Geelong Football Club: Theme Song


Past player John Watts was responsible for the Geelong Football Club’s theme song. He got together with his team-mates during the 1963 season to pen the words.

Fittingly, Geelong won the premiership that year.

Surprisingly, for a footy theme song the music is from an opera. It’s based upon The Toreador March, from the George Bizet’s Carmen.

Geelong Football Club - Geelong Cats


A football theme song is a great way to unite the players and supporters. In the AFL, typically the theme song is played after each match the team wins both on the loudspeakers at the ground and as a bonding ritual for the players in the rooms.


We are Geelong, the greatest team of all
We are Geelong; we’re always on the ball
We play the game as it should be played
At home or far away
Our banners fly high, from dawn to dark
Down at Kardinia Park

So! Stand up and fight, remember our tradition
Stand up and fight, it’s always our ambition
Throughout the game to fight with all our might
Because we’re the mighty blue and white
And when the ball is bounced, to the final bell
Stand up and fight like hell!


Listen to an audio version here

The Official Geelong Football Team website

Geelong Football Club on Wikipedia

(image from Wikipedia)

All AFL football team club songs

John K Watts – creator of the song


In my opinion, the words here are less important here than the actual music and having a catchy chorus. It’s meant to be a rousing tune that is bellowed out by a crowd of players and supporters – not crooned by a sultry singer.

A look at the specific words reveals a few layers of good goal setting:

  • ‘Greatest team of all’ is a strong and broad aspirational goal.
  • ‘Play the game as it should be played’ is a statement of intent around the attitude of the players
  • ‘Remember our tradition’ is a call to the past and all players and supporters that have gone before them
  • ‘Fight with all our might’ is another creative statement of being and action.

The power of this theme song comes from its call to identity. It starts with the magic word ‘We’. And it boldly states who ‘we’ is: “We are the greatest team of all”. If you wanting to unite your team and community, an inclusive ‘we’ is a great place to start.

PS: I’m a Cats fan, that’s why I featured there song and not one from a rival club. Go Cats!


It’s also worth noting that there are occasional updates and tweaks to the lyrics and format.

The Cloud Appreciation Society Manifesto

Cloud Appreciation Society Manifesto

Creator: The Cloud Appreciation Society

Purpose: Because “…we love clouds and we’re not ashamed to say it and we’ve had enough of people moaning about them.” (Society home page).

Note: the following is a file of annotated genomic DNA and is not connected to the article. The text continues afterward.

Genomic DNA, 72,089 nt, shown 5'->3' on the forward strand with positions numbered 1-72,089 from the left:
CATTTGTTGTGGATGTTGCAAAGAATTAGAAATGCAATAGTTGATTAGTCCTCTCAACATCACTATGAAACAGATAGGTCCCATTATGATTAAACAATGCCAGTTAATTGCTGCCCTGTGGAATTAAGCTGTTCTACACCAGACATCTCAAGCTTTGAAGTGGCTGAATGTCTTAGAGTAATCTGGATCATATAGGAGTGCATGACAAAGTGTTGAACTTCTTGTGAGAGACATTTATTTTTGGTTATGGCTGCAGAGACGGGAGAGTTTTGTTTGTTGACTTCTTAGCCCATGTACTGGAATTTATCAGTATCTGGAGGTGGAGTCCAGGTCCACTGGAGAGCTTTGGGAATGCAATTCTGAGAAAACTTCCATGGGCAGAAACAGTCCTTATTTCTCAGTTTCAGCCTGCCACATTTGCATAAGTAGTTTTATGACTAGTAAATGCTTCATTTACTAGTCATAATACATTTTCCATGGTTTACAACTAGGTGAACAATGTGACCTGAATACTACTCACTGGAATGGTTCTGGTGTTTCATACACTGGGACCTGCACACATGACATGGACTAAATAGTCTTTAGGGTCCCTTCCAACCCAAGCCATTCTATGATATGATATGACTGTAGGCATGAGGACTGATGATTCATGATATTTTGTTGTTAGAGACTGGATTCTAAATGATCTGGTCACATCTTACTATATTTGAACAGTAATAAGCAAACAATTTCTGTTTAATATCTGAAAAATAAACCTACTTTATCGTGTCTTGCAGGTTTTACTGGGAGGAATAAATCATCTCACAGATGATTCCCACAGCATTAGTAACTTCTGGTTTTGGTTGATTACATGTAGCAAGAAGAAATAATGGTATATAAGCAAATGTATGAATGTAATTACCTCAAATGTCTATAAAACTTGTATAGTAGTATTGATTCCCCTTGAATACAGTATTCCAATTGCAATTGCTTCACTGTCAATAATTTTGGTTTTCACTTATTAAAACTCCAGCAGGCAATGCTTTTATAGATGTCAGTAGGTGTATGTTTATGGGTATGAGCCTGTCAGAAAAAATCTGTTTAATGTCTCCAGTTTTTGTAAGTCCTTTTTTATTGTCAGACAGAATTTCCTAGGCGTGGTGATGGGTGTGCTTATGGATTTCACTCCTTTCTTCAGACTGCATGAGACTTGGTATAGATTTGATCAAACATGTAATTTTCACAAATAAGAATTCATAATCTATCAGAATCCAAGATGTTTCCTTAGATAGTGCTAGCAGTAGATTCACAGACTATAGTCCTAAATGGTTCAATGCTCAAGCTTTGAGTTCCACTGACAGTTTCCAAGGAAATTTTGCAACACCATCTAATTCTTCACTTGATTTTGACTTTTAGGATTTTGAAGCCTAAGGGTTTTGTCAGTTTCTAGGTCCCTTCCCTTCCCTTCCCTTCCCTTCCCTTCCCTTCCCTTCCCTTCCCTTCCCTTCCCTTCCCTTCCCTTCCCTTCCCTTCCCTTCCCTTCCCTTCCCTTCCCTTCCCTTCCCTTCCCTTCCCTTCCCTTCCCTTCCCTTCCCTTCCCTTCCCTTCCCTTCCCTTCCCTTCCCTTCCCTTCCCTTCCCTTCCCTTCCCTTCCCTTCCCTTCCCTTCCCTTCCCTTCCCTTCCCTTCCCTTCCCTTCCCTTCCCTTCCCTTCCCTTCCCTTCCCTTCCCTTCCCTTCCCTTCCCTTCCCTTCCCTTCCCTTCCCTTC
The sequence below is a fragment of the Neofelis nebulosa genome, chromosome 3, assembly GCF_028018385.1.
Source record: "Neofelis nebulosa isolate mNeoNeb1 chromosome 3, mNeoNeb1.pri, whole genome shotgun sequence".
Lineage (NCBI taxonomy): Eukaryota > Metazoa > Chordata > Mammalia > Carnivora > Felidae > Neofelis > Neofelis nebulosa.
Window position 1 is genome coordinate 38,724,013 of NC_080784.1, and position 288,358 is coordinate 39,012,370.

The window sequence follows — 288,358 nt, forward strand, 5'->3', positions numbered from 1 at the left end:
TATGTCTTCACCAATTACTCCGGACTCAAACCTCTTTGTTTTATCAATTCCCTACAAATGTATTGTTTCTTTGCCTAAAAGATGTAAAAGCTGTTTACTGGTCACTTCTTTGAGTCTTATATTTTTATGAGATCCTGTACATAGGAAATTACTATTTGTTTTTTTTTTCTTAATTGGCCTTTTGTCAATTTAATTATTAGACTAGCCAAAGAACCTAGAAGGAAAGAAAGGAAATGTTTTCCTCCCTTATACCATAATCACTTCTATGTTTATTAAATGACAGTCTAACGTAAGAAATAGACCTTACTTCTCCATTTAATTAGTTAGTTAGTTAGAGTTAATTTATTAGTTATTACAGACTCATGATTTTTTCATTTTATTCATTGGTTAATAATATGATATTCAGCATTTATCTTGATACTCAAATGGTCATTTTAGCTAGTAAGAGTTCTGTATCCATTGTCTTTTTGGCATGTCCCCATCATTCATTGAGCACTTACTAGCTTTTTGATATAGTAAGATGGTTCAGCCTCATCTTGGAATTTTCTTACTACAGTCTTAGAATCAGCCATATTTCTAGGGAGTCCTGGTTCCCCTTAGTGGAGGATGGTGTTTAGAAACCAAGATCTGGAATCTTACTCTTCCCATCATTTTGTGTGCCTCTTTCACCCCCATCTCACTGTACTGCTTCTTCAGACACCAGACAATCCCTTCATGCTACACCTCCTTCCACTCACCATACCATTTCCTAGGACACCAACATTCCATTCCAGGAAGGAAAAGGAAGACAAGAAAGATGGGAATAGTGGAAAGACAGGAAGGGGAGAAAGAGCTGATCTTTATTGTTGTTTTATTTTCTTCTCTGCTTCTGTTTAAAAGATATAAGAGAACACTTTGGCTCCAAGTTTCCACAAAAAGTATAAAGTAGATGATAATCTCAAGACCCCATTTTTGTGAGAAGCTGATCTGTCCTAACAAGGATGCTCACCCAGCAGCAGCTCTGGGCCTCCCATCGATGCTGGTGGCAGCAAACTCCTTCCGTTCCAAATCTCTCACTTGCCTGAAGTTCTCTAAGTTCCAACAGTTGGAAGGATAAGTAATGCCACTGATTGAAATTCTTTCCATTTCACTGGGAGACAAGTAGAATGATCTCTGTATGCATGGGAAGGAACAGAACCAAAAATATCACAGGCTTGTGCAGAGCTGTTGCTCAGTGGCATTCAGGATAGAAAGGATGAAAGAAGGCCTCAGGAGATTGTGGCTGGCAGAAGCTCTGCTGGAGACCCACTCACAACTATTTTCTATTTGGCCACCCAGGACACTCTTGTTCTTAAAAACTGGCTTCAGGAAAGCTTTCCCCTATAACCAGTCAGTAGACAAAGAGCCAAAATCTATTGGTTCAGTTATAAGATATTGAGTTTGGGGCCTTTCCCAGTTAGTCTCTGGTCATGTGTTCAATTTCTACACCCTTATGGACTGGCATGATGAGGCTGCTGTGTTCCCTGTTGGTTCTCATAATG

The Cloud Appreciation Society Manifesto

WE BELIEVE that clouds are unjustly maligned and that life would be immeasurably poorer without them.

We think that they are Nature’s poetry, and the most egalitarian of her displays, since everyone can have a fantastic view of them.

We pledge to fight ‘blue-sky thinking’ wherever we find it. Life would be dull if we had to look up at cloudless monotony day after day.

We seek to remind people that clouds are expressions of the atmosphere’s moods, and can be read like those of a person’s countenance.

Clouds are so commonplace that their beauty is often overlooked. They are for dreamers and their contemplation benefits the soul. Indeed, all who consider the shapes they see in them will save on psychoanalysis bills.

And so we say to all who’ll listen:Look up, marvel at the ephemeral beauty, and live life with your head in the clouds!



Stephen Johnson: The Third Place Manifesto

Stephen Johnson: The Third Place Manifesto

Creator: Stephen Johnson, Director – Social, Community Engine.

Purpose: To highlight the shift to the ‘third place of discovery’ and the importance of community as capital.

The Third Place Manifesto

The ‘Third Place’ Manifesto: Discovery of Community and Contextual Value Within a Persistently Disruptive, Emergent Social Ecosystem.

We find ourselves today confronted by an overwhelming frequency of radical transformation and information overload.

Extracting meaning from this paradigm and accordingly, addressing opportunities and challenges which arise through ubiquitous connection and socialisation, has become the conversation of our time.

Here, community has become currency, exercising great power and influence over the way we build brands, innovate products and services, solve complex problems and manage, or destroy reputations.

These signals usher us toward a world where knowledge, power and productive capability may be more dispersed than at any time in our history.

This white paper posits that we are on a trajectory toward another sociological tipping point – the paradigm of the ‘third place of discovery’; an ecosystem which demands context and meaning and is represented by overlapping communities of passion; a mix of semi-public, semi-familiar social and commercial transactions, wherein value creation will be fast, fluid and persistently disruptive.


Download the white paper: